Accounting principles

Piyush Bhartiya
Modified on 2020-02-05 in General
Read time: 3 mins

Accounting principles are the general guidelines and the set of rules which must be followed by the companies while reporting any financial data. Currently, there is no one agency in the whole world that can be regarded as a single principle decider but the set of rules which are currently in use are generally decided by  IFRS, UK GAAP, and US GAAP.

Whilst the IFRS works more on the principles, the workings of the UK and US GAAP are usually more devoted to rules. The main reason why accounting principles are considered important is that with the help of them, the economic and financial data of many countries and finance groups can be converted into a form that is lucid to understand worldwide.

But not every company or financial group follow the same set of accounting principles, it depends on the entity and characteristics of the company by which the set of accounting principles that they need to follow is decided.

While the IFRS( International financial reporting standards ) are issued by IASB( International accounting standards board ), In the major countries like the US the GAAP( Generally accepted accounting principles ) are issued by FASB( Financial accounting standards board ).

Some basic accounting principles which govern every financial data are-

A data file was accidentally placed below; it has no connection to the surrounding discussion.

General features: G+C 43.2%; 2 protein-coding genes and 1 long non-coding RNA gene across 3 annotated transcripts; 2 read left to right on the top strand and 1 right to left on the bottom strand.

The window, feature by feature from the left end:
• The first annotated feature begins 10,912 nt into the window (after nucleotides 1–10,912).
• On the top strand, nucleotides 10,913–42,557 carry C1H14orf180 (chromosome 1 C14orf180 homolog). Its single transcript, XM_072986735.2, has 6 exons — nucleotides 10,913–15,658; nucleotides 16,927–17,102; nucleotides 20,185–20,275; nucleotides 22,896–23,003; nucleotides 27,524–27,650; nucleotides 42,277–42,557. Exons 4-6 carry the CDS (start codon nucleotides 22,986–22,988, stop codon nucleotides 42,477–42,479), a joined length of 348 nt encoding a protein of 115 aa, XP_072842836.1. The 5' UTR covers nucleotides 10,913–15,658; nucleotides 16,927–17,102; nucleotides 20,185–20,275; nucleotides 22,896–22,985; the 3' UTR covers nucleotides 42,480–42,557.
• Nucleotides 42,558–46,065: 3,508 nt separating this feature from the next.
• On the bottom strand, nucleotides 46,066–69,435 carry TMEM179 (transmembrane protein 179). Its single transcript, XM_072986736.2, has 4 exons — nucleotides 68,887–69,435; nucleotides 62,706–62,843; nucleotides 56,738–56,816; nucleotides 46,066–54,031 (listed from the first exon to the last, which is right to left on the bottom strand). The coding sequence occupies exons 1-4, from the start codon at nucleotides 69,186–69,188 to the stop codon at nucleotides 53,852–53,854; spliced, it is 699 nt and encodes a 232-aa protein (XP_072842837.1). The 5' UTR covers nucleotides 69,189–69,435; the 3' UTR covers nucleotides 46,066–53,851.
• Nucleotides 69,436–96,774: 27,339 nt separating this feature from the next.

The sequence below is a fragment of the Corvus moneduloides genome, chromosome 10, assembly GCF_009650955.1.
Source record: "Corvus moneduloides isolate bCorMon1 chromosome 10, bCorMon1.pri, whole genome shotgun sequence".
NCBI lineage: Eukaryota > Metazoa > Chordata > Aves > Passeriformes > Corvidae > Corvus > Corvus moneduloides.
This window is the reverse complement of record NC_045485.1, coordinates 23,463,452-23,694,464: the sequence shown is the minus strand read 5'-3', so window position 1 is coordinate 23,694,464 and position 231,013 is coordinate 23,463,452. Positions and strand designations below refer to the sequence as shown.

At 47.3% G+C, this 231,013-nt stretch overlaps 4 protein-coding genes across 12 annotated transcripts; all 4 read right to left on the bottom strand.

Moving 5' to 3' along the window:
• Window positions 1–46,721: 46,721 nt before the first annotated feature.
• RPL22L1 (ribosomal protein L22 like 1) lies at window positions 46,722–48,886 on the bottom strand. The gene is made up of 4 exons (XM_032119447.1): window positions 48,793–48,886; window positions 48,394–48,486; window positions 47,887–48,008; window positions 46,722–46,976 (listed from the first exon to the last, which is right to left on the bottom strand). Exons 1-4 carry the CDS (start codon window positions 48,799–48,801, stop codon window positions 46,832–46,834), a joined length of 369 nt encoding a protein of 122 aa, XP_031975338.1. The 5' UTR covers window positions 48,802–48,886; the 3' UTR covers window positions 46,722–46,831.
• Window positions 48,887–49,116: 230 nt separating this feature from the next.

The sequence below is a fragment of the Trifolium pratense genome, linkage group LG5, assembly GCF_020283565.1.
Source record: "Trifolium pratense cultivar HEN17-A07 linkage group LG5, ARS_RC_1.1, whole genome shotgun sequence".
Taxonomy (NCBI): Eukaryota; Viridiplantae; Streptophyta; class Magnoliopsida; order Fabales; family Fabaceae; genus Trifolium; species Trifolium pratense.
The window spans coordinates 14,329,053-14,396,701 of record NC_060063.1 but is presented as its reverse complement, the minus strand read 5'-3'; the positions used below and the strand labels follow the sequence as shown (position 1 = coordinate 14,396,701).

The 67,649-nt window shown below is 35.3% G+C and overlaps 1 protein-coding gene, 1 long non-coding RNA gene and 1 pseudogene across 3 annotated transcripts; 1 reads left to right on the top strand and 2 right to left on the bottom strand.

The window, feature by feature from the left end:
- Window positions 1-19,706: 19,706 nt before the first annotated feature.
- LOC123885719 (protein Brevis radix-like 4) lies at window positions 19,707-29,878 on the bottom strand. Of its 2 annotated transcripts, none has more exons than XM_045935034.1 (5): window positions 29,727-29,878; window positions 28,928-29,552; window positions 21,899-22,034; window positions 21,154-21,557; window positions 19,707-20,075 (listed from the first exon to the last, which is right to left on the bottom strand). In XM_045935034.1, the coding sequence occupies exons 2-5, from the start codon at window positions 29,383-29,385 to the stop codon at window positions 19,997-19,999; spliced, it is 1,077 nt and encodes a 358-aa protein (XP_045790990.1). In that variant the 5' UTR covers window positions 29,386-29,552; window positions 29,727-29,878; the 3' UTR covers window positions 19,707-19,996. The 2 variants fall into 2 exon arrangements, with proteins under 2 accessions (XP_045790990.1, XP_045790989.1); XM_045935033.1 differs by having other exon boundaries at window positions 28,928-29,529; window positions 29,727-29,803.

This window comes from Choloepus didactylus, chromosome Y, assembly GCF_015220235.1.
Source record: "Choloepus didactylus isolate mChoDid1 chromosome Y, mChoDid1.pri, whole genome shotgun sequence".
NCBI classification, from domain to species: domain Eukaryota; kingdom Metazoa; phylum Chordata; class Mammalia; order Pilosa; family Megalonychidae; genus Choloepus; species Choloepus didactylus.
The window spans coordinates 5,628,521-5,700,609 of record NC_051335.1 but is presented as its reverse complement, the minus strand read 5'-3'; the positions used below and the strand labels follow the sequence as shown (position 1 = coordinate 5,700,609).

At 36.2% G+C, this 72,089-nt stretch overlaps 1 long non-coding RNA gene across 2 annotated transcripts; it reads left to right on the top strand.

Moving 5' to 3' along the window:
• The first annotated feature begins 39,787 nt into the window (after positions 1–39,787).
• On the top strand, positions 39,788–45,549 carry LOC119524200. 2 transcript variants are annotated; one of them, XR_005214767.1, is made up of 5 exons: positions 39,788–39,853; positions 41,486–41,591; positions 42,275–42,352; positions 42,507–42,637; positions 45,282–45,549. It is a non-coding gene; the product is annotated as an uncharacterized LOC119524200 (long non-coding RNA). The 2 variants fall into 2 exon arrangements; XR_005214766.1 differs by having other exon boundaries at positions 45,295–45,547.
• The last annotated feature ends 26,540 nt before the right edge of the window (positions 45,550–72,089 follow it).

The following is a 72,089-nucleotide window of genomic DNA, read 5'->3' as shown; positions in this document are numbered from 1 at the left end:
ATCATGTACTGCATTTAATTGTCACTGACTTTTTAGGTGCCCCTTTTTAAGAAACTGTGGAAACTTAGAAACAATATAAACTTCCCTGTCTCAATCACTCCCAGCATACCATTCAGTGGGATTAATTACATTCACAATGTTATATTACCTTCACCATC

1. Revenue recognition principle
  2. Historical cost principle
  3. Matching principle
  4. Full disclosure principle
  5. Objectivity principle

We Will now look at the 5 Principles more briefly: –

Revenue recognition principle

The first accounting principle, the revenue generated by the financial group is considered as its income. Revenue does not include any sort of income generated through third parties. What’s considered is the gross inflow of cash or other receivables that the company gets by selling goods or rendering services.

Historical cost principle

The accounting principle “ Historical cost principle” means that the cost recorded in the accounts of any service acquired by the company will be the one which has been paid at the time of acquisition and if nothing is paid at the time of acquisition then it will not be considered as an asset. This principle is justifiable because it is objectively verifiable.

Matching principle

According to the third principle, the expenses included in an accounting period should be matched with revenue recognized in that same period of time. But this is considered as an accrual concept since it disregards the timing and the actual cash inflow or cash outflow while concentrating on the occurrence of expenses and revenue.

Full disclosure principle

The meaning of the next accounting principle is that the financial statements are there to be used as a tool to convey and not conceal. Each financial data or statement must include all the relevant data and details so that it becomes easy and lucid for the user to understand. The reliability of the data in the statement is also very important in order to not give any false knowledge to the user

Objectivity principle

The fifth and most basic accounting principle states that the data reported and shown by a financial statement must be verifiable, definite and it should not include any sort of personal edits by the accountant. Basically each data shown in the statement should have some evidence to prove it.



About the Author

Piyush BhartiyaPiyush values education and has studied from the top institutes of IIT Roorkee, IIM Bangalore, KTH Sweden and Tsinghua University in China. Post completing his MBA, he has worked with the world's # 1 consulting firm, The Boston Consulting Group and focused on building sales and marketing verticals for top MNCs and Indian business houses.

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